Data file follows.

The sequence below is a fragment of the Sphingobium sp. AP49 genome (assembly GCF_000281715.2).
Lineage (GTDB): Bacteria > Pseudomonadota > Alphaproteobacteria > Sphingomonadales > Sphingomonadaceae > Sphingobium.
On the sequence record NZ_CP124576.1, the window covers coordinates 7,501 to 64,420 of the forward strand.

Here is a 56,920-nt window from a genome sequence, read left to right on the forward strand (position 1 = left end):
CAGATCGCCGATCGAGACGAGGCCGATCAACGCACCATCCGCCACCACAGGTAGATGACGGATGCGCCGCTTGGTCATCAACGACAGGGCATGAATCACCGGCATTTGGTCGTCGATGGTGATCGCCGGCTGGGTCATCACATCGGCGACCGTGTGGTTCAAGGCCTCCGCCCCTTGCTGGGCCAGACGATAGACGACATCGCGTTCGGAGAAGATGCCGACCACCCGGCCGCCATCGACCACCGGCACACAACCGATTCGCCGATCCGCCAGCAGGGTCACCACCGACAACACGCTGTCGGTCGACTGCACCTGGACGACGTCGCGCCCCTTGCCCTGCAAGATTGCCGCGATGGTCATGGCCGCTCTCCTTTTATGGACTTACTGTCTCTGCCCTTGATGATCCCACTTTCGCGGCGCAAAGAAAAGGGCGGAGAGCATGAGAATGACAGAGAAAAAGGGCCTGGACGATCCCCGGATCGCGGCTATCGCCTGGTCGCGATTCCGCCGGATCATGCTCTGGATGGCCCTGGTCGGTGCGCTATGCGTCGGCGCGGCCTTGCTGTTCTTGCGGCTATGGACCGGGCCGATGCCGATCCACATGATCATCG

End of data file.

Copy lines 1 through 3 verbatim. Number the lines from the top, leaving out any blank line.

The sequence below is a fragment of the Sphingobium sp. AP49 genome (assembly GCF_000281715.2).
Lineage (GTDB): Bacteria > Pseudomonadota > Alphaproteobacteria > Sphingomonadales > Sphingomonadaceae > Sphingobium.
On the sequence record NZ_CP124576.1, the window covers coordinates 7,501 to 64,420 of the forward strand.